The generosity of millions of Norwegians means that Amnesty International is set to receive more than 165 million Norwegian krone (US $30 million) to help fund its work in strengthening human rights around the world.
More than 100,000 volunteers with collection boxes knocked on the doors of two million homes for the Amnesty International Norway telethon fundraiser, while the Norwegian Broadcasting Corporation (NRK), the national broadcaster, dedicated eight-and-a-half hours of TV to the effort.
“This is a fantastic result,” said Salil Shetty, Amnesty International’s secretary general. “All of us at Amnesty International feel both proud and humbled by this wonderful generosity and support.
“All this money has been raised in a fantastic atmosphere, with people being incredibly willing to give and talk about Amnesty International’s mission and efforts. It has been a wonderful recognition of the work we do.
“The money that will be pouring into Amnesty International will be spent on all sorts of human rights projects around the world including working to protect freedom of speech, overcoming discrimination against women and minorities, combating sexual violence, helping to build corporate social responsibility and creating and improving justice systems in the Middle East and North Africa .”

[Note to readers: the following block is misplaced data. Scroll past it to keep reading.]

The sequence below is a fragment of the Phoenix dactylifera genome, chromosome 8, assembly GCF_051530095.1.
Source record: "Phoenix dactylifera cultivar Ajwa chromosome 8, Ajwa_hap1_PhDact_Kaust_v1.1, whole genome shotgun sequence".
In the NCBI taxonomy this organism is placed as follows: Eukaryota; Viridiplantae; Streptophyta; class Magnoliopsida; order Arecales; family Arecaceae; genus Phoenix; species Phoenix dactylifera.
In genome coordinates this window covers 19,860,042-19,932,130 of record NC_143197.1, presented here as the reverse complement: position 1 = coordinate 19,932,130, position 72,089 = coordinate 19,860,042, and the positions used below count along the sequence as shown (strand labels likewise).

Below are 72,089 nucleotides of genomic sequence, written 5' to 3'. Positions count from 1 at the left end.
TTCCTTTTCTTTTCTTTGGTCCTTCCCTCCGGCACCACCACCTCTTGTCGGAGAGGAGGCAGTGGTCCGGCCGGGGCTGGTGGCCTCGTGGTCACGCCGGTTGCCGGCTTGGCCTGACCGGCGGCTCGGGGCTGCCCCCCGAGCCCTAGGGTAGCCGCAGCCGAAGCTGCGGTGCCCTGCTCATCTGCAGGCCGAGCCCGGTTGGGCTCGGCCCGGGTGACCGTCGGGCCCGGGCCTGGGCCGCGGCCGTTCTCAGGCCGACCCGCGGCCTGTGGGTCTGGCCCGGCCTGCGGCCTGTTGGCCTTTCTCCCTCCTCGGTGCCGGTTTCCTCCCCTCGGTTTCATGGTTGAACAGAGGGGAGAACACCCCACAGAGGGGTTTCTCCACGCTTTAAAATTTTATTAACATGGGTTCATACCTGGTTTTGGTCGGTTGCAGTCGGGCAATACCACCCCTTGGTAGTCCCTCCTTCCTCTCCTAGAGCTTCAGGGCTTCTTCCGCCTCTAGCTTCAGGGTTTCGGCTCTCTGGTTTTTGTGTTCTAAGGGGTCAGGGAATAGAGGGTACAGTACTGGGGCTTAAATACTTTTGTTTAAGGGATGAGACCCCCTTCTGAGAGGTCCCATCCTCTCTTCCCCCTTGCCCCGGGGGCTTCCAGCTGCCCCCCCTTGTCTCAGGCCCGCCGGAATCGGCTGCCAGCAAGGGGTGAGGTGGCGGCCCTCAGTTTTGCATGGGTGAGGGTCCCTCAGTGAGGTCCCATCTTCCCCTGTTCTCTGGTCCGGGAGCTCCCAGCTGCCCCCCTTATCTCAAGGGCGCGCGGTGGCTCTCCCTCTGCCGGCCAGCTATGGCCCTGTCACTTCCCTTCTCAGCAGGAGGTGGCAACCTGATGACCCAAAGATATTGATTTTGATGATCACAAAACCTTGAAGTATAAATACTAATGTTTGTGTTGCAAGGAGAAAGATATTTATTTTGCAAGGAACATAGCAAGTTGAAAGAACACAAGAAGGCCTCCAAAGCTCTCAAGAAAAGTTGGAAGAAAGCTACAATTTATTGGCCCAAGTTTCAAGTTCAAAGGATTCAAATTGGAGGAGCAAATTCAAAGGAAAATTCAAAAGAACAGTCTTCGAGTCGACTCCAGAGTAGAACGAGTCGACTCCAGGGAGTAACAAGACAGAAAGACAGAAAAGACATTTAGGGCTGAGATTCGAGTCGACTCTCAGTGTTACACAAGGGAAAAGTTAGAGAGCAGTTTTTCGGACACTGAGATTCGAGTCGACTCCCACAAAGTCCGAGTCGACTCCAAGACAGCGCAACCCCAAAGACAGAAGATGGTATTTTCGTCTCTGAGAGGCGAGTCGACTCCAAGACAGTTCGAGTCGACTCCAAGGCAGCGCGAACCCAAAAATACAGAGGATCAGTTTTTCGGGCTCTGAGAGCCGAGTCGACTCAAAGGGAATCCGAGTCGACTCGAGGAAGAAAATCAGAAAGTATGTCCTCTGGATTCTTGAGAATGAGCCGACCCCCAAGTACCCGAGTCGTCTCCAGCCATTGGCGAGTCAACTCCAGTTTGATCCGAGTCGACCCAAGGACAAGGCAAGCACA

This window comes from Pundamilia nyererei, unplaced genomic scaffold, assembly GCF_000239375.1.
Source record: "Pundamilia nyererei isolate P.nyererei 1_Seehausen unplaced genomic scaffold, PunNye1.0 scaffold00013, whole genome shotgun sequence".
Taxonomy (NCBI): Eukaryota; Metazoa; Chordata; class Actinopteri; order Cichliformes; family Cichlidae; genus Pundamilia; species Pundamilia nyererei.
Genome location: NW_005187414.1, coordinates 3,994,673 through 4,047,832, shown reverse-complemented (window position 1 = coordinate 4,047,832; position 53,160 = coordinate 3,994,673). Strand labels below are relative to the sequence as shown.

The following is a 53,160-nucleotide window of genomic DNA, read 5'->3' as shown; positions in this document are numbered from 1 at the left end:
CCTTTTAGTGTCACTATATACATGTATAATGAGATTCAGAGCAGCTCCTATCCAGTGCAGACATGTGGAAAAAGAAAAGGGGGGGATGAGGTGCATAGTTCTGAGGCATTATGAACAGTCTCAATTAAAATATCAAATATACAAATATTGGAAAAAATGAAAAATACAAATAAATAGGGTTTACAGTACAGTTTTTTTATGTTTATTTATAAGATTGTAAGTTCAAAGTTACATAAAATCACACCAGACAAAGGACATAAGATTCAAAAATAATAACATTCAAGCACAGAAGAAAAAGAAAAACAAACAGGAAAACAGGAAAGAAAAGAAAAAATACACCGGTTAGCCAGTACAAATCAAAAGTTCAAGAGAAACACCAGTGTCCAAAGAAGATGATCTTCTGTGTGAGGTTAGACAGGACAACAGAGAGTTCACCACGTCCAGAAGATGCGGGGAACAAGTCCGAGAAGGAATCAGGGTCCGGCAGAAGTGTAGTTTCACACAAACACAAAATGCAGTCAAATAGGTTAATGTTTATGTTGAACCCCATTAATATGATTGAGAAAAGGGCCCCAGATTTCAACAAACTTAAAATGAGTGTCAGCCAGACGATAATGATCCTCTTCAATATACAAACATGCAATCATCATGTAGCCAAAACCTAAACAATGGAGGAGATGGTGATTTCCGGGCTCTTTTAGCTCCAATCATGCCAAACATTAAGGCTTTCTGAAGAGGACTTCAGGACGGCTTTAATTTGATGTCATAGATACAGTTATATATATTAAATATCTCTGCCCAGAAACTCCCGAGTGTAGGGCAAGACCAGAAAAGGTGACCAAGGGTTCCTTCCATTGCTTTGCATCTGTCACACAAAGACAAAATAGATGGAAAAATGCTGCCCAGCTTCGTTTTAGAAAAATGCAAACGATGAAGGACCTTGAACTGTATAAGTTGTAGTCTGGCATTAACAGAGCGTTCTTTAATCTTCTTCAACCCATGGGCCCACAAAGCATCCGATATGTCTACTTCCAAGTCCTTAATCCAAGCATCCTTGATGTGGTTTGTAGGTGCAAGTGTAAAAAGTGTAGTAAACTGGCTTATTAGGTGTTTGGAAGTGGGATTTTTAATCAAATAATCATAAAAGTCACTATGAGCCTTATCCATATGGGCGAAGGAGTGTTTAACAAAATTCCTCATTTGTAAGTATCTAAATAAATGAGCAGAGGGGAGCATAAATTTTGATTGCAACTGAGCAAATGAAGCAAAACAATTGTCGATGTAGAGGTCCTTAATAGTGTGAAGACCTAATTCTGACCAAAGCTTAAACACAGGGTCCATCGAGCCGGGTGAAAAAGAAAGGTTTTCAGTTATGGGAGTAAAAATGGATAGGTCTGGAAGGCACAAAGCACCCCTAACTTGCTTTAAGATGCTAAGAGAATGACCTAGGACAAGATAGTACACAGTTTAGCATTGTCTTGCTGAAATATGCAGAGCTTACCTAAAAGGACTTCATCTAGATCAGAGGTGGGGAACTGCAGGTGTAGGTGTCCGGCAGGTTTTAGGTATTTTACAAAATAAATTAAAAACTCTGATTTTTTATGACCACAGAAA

Donations to the telethon are set to continue until the final result is known around mid-December.
It was the third time Amnesty International had been selected to be the recipient of the annual fundraiser, which was organised by NRK in cooperation with selected organizations and has been held annually in the country for 38 years.
“This is among the most successful results of the telethon in its 38-year history,” added Salil.
“There has been massive media coverage and there was not one spot in the country that was not involved in the telethon, with cities and counties competing to raise funds.”
The NRK broadcast continuously from 3.45pm on Sunday 21 October until after midnight, with guests talking about how and where they worked with Amnesty International and discussing a variety of human rights issues and themes.
An 80-hour radio show held over three days and concentrating on LGBTI (Lesbian, Gay, Bisexual, Transgender and Intersex) issues was also broadcast from a glass studio erected in the main square in Oslo to accompany the telethon.
About 5,000 Norwegian companies financially supported the fundraiser, double last year’s number.